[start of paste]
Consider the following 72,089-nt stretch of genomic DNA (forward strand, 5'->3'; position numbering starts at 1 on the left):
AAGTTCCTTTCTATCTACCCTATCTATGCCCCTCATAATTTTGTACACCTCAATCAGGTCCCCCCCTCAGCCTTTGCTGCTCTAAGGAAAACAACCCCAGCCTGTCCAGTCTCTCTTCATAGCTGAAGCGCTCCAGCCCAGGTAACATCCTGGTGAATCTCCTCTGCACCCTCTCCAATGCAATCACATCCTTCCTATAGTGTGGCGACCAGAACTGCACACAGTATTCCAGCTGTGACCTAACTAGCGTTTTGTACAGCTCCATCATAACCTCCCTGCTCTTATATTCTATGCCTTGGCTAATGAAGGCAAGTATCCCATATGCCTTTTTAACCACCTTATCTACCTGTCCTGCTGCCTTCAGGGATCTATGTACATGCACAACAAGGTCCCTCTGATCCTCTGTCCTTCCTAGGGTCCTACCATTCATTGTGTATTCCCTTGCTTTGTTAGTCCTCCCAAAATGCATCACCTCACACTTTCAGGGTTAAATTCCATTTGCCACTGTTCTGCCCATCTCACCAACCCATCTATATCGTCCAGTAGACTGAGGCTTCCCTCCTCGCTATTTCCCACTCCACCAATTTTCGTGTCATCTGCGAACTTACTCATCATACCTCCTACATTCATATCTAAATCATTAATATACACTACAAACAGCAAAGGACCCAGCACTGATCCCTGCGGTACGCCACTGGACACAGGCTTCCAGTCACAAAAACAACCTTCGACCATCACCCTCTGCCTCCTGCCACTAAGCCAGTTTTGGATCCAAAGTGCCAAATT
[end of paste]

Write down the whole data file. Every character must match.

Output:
Consider the following 72,089-nt stretch of genomic DNA (forward strand, 5'->3'; position numbering starts at 1 on the left):
AAGTTCCTTTCTATCTACCCTATCTATGCCCCTCATAATTTTGTACACCTCAATCAGGTCCCCCCCTCAGCCTTTGCTGCTCTAAGGAAAACAACCCCAGCCTGTCCAGTCTCTCTTCATAGCTGAAGCGCTCCAGCCCAGGTAACATCCTGGTGAATCTCCTCTGCACCCTCTCCAATGCAATCACATCCTTCCTATAGTGTGGCGACCAGAACTGCACACAGTATTCCAGCTGTGACCTAACTAGCGTTTTGTACAGCTCCATCATAACCTCCCTGCTCTTATATTCTATGCCTTGGCTAATGAAGGCAAGTATCCCATATGCCTTTTTAACCACCTTATCTACCTGTCCTGCTGCCTTCAGGGATCTATGTACATGCACAACAAGGTCCCTCTGATCCTCTGTCCTTCCTAGGGTCCTACCATTCATTGTGTATTCCCTTGCTTTGTTAGTCCTCCCAAAATGCATCACCTCACACTTTCAGGGTTAAATTCCATTTGCCACTGTTCTGCCCATCTCACCAACCCATCTATATCGTCCAGTAGACTGAGGCTTCCCTCCTCGCTATTTCCCACTCCACCAATTTTCGTGTCATCTGCGAACTTACTCATCATACCTCCTACATTCATATCTAAATCATTAATATACACTACAAACAGCAAAGGACCCAGCACTGATCCCTGCGGTACGCCACTGGACACAGGCTTCCAGTCACAAAAACAACCTTCGACCATCACCCTCTGCCTCCTGCCACTAAGCCAGTTTTGGATCCAAAGTGCCAAATT